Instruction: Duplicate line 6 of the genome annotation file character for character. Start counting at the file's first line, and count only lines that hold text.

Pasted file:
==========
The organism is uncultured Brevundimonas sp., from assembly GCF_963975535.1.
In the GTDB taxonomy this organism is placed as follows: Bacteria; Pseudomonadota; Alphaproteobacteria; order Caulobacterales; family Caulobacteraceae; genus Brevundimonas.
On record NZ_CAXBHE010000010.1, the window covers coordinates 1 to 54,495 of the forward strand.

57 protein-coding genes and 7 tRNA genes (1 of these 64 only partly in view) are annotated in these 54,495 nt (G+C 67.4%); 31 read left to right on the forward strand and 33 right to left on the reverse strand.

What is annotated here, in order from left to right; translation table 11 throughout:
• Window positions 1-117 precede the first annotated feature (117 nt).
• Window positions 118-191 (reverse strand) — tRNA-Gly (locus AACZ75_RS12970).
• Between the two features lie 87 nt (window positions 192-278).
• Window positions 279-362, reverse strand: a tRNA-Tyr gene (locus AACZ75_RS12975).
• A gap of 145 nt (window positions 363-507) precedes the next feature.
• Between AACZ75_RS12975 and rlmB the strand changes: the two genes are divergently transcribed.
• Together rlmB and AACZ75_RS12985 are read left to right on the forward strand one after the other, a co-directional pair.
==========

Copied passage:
• Window positions 1-117 precede the first annotated feature (117 nt).